By Avellina Balestri
Word Count: 1070
Summary: Willy Wonka’s father contemplates his parenting choices.
Where has he gone? The son that was once my own, raised alone without a mother’s tenderness? Has he vanished into a world where reality has been turned on its head? Did I turn the little boy, with his love of sweets, into a man with love of…nothing? For pleasure, in the end, ebbs out to nothing…unless something deeper is found. Perhaps the same might be said of my own obsession with perfection. Will we ever find what we are looking for? Will we ever see each other again?
I keep clipping out the articles about him, in spite of myself. I paste them in scrapbooks and sometimes even upon the walls of my office. He is a great man now, or an eccentric…the papers often confuse the two. Some say he is warped, sadistic; I believe he sees himself as a dissenter, an avenger, and evener-off of old scores through the tests he places children under at his factory of fright. Perhaps he is teaching them something, in the end, but I wonder if the shell around his own soul is hardening. He wants to punish them for their selfish whimsies, as I once punished him for his. And he is enjoying it.
Perhaps I should have let him grow on his own, instead of stunting him with overly high expectations. Perhaps I should have let him learn to taste the difference between the wholesome and the artificial on his own, instead of locking his jaws shut. Perhaps love is about letting go, even if the loved one is at risk of hurting himself. Oh…but how long must I let go of him? My boy, my little boy, the factory king, can your confectionary ever soothe the cravings of the heart? How long must I let go of you, with my arms longing to hold you again?
I hear tell of his hedonism, of his coldness to all that does not satiate or amuse him, of the sallowness of his cheeks and the emptiness of his eyes. When is the last time he has had a nutritious meal, or the touch of a person who views him as something more than a ghastly oddity, a powerful freak? Has he gotten used to the fearful awe others have in his presence, the strange creeping suspicion that something devious is turning in that head of his? Oh, stop the games…come back home…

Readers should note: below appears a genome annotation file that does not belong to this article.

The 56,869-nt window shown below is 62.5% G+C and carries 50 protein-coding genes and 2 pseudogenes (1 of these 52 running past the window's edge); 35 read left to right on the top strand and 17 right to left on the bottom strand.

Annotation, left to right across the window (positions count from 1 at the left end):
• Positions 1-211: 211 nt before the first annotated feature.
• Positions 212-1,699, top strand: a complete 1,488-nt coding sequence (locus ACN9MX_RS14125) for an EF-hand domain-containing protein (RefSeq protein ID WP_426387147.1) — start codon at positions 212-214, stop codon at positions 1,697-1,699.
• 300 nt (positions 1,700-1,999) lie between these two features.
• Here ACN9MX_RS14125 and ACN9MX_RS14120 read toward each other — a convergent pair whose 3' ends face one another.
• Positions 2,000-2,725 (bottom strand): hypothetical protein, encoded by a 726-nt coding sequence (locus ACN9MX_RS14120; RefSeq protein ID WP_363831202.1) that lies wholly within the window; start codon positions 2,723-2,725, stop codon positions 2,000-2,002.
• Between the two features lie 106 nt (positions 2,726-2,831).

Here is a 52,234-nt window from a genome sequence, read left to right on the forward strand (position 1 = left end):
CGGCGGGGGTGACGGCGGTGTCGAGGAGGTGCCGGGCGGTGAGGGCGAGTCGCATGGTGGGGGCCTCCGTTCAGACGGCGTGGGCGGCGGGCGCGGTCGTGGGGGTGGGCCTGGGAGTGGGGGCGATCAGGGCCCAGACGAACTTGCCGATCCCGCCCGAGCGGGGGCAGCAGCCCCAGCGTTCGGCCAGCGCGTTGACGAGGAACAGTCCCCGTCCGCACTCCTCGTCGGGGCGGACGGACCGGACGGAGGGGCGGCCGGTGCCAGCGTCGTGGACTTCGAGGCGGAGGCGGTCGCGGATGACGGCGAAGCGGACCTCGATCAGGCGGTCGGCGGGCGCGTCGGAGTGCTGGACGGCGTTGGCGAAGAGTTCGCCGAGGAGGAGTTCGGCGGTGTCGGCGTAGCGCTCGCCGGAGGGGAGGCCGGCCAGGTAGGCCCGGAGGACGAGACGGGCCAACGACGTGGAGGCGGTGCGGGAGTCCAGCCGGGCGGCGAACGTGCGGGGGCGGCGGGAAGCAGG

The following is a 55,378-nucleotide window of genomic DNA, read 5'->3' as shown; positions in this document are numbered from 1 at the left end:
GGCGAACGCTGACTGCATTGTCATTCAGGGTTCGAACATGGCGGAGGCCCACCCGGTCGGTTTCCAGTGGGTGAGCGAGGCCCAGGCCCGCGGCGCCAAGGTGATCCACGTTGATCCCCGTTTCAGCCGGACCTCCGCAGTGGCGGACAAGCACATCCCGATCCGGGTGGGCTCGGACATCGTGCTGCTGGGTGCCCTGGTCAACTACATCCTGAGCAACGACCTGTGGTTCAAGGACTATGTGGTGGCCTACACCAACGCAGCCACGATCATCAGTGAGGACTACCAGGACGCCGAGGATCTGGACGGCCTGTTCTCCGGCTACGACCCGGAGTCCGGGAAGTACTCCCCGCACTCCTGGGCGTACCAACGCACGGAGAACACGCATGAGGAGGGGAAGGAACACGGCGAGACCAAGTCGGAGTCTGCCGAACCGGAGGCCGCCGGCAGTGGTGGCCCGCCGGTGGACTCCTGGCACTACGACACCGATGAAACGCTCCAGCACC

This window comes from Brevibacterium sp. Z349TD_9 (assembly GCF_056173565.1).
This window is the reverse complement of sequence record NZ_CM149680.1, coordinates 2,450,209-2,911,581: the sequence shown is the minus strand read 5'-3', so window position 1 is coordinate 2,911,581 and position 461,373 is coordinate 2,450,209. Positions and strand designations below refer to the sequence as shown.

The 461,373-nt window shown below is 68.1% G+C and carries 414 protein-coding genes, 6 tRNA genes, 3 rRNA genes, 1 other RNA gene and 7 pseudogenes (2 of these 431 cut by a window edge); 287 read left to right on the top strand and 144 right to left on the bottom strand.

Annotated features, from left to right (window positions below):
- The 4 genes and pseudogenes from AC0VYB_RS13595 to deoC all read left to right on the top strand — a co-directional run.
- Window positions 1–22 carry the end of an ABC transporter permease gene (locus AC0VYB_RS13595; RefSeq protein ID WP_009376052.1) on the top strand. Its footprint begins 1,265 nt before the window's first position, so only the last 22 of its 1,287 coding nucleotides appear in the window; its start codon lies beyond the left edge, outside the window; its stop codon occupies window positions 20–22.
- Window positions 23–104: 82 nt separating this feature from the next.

Snip, snip, snip. Rock, paper, scissors, shoot. Old games, time-tested ones. Scissors cut paper whenever I spy his name in bold print, and the scissors win. I bide my time.
I am a dentist. My craft is the cleansing of teeth, the bones that rim our mouths from which are words are given life. The bones that chew the food through which are beings are given life. They have always seemed sacred to me in some way, and I have felt like some crusader, keeping them straight and clean and pure. I have drilled cavities and pulled baby teeth and cleaned out particles and polished enamel. They have always been my jewels. I have braced them when they grew out of order.
And yet…children are not like teeth, to be forced into line with a band of metal. I realize that now. They must be tended like a garden, and be given the space to grow, the chance to blossom. One must not water them so much as to drown the roots. Did I drown my poor boy, without ever teaching him how to swim? Will he ever draw breath again, free from factory fumes, or only sink farther down, unable or unwilling to be pulled to the surface? I wonder, and I weep.
My son worships a substance that is both dark and sweet, like his revenge, like his empty pleasures, like prostitution and the pour of wine, all culminating in teeth upon corn husks, gnawing them bare. It’s eating him, inside and out. Something is not right with him; he knows, and I know it, and the whole world knows it. He is lost and stumbling, even through his confidence in fantastic fanaticism. When will he break and realize I am the one to turn to?
I watch and I wait. I dream of dolls melting in a ring of fire, of children drowning in a syrupy swamp of their own desire, of changes in color and form of that which was once human, of animals with sharp teeth, gnawing through the skin of nuts, of a garbage pit that goes down and down and down…oh, how it burns…
Is my boy toying with the ultimate incineration, by his own hand, of his own creation?
If only he would come home, if only I could make out his silhouette against the horizon, treading the path to my door….how I would run out to him! But…would I even recognize him, after all this time? I wonder, as I open the mouth of my latest patient, stretched out on my dentist’s chair, and I notice the bicuspids….
Good God, I know what I am looking at, as if from a dream, or a dream of a dream…of me scolding, and him shouting, and then running away…
I draw back my tools from this young man’s mouth, and he closes it ever so slowly, his eyes wide, tentative, like a puppy prepared for punishment, just waiting, but not running away. Yes, the lord of the factory, the Bohemian diva, my son – he is here in my office, in my chair, awaiting some cosmic judgment…and he is afraid.
But he is here.
“Willie…?” My voice is a rasp, my heart leaping in my chest.
There is so much makeup on his face, he hardly looks the same as I last remember him, and his painted lips turn up in slight, shy smile. “Hi, dad,” he whispers, and there is no guile in it, just…longing. Then a glimmer of apprehension enters his mascara-clad eyes again, as if awaiting a strike across the face or a shower of angry words.
But instead he finds himself in the embrace of a father who finds words unworthy of the moment. And ever-so-slowly he hugs back, leaning his face against my chest weakly, trustingly.
My son, oh, my son…he was dead, but now is alive again…he was lost, but has been found…